Almost one year after the intital introduction of Home Information Packs (HIPs), there is still the same amount of controversy surrounding them.
Many saw merit in the original proposal, but most have been critical in how and when they were introduced. The merit seen was the benefit to the purchaser as the HIP would provide key information about the property being purchased. HIPs were also proposed to be produced before a vendor placed their property on the market, with the intention of speeding up Conveyancing.
However, neither materialised. HIPs are being produced after properties are being placed on the market. Also, most HIP producers include personal searches on grounds of price, even though these are not accepted by most purchasers’ Solicitors, and most packs are often missing vital documents.
This week, Birmingham Trading Standards inspected HIPs at 15 Estate agents, randomly selecting 5 for scrutiny. All contained false or misleading search information. Officers suggested that private search companies are short-circuiting the system to save money.
Sean Barrow, a solicitor with 30 years experience said “I’m not even slightly surprised by the findings. Over the past year we have seen a wide range of HIPs from average to woeful.
The worst have included searches for the wrong property, title documents missing, and even some not bound together.
People don’t realise that a poorly constructed HIP wastes everyone’s time because missing documents have to requested/purchased, and often, personal searches replaced.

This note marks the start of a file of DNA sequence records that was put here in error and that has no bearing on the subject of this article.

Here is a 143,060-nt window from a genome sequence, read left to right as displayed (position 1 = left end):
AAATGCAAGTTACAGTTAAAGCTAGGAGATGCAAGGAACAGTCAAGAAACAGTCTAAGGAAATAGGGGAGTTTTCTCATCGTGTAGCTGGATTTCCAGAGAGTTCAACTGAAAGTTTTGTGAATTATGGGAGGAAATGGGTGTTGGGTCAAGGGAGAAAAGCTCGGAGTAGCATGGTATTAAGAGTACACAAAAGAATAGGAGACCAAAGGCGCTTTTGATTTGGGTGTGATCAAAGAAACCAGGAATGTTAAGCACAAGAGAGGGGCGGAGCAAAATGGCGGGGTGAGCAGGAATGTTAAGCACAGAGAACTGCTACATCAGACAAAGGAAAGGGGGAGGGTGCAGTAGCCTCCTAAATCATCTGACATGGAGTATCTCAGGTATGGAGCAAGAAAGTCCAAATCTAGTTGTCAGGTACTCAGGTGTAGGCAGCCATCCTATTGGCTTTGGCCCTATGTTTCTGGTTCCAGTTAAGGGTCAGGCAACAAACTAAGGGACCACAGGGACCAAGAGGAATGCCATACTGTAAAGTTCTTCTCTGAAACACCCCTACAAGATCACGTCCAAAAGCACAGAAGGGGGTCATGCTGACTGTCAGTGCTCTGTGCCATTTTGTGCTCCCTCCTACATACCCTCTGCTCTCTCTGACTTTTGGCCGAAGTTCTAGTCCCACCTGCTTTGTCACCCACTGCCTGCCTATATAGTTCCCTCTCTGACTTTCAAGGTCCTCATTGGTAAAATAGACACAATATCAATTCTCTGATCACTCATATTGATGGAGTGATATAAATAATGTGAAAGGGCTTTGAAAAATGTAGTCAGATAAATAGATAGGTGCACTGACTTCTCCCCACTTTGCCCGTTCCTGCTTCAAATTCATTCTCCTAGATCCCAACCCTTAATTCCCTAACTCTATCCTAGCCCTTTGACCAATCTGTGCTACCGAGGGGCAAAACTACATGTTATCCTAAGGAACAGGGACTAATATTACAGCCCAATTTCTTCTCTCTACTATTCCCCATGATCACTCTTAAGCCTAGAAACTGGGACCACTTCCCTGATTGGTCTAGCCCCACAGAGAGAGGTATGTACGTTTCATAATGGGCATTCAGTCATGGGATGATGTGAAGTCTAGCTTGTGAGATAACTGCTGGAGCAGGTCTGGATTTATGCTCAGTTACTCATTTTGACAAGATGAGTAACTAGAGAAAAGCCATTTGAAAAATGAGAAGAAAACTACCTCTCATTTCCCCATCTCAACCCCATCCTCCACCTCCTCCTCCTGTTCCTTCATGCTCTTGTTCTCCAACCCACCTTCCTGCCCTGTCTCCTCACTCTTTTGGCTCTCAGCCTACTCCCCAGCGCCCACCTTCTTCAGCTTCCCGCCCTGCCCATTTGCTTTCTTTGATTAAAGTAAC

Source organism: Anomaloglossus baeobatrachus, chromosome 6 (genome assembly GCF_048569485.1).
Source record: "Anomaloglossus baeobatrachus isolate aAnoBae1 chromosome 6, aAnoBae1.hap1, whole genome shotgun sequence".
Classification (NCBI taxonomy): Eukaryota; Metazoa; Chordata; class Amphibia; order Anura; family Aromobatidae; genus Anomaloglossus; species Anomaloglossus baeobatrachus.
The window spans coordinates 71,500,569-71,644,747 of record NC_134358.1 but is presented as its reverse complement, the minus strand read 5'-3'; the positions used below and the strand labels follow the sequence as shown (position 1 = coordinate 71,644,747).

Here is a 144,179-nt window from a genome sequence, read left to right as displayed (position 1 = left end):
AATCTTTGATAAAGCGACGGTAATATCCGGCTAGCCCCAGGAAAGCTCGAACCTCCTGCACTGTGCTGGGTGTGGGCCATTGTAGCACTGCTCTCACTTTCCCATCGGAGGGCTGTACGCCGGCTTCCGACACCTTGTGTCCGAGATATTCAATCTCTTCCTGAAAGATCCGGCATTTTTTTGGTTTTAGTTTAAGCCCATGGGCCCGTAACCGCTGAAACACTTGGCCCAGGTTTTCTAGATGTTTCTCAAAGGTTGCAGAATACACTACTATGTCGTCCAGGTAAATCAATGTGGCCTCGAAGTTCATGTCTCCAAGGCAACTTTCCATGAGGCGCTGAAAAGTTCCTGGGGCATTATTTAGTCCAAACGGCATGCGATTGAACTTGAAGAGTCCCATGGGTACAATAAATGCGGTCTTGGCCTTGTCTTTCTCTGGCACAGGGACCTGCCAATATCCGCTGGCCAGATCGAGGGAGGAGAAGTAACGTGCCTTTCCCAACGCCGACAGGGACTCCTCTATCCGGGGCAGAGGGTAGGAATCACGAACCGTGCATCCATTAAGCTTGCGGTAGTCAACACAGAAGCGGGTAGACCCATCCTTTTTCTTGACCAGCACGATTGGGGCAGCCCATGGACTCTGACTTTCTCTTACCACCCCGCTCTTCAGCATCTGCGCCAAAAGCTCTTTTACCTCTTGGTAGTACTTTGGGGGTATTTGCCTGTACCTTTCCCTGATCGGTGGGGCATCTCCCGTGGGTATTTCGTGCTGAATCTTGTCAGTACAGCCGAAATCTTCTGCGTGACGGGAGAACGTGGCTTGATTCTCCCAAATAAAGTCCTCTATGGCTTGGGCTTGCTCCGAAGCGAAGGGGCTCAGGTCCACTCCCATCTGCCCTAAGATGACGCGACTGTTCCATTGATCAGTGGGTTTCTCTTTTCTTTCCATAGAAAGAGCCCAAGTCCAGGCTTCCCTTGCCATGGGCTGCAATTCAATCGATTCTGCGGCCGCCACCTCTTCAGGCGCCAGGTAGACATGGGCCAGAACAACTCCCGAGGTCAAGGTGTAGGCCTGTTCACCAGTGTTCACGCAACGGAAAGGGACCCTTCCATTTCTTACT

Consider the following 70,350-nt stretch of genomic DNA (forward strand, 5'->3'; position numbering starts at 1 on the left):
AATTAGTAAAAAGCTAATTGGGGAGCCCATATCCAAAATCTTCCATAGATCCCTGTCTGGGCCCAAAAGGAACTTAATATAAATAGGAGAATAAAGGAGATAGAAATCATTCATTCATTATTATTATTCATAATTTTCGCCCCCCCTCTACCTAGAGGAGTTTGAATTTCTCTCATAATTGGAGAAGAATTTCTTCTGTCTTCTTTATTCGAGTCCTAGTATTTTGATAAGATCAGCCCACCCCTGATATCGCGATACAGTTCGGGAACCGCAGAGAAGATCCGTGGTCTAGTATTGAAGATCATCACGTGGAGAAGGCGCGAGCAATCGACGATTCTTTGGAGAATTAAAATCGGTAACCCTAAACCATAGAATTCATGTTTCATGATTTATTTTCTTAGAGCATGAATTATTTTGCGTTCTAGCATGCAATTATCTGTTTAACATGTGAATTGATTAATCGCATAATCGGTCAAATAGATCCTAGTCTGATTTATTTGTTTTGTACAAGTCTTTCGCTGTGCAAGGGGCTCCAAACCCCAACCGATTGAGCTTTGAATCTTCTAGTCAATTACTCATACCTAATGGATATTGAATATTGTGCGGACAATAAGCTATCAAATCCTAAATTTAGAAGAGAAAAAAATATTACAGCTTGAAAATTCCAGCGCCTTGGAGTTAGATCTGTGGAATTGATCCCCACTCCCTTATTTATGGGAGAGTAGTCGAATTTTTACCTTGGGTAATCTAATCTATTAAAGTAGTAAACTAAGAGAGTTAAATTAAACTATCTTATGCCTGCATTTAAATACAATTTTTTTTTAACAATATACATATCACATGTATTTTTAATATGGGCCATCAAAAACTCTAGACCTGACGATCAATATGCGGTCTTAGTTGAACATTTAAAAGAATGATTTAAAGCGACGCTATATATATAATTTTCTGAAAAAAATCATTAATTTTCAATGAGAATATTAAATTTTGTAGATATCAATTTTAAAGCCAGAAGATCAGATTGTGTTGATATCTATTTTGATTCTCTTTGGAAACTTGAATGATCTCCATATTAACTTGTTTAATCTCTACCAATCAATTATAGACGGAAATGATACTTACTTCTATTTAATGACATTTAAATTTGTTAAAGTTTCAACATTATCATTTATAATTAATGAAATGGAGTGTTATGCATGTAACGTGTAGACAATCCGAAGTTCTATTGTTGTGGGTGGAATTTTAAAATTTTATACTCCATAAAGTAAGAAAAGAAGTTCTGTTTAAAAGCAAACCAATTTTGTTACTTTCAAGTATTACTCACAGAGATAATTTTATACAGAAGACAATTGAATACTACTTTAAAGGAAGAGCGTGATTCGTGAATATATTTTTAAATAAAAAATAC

Most HIP providers are more interested in putting fancy logos on their documents than ensuring the pack information is correct.”
Only one week before, the Conservative Party stated it may abandon its pledge to scrap HIPs if elected. However, they have suggested major changes, mainly the change to an ‘exchange ready pack’ which would include title, pre-contact enquiries, planning permissions and guarantees, and require a conveyance to be instructed before a house is marketed.
Sean said “The Tories idea is nothing new, as this encompasses most of the original HIP ideas. We just need somebody to start enforcing some discipline and standards on the area.
The only way suppliers make money out of HIPs is to prepare them using non-professionals and by putting as little information in them as legally possible.
We purposefully made a stand on this from the start. We view HIPs as part of the Conveyancing process and hence don’t charge for putting them together. Clients just pay for the mandatory items.
We also add extra documents earlier on in the process such as planning permissions, guarantees and court proceedings, thus ensuring the seller and purchaser have all the information required from the outset.
Unlike any other provider we have seen, our HIPs contain full local searches and not the inferior personal searches.”
This article appeared in Wilmslow Express Homesearch 30/10/08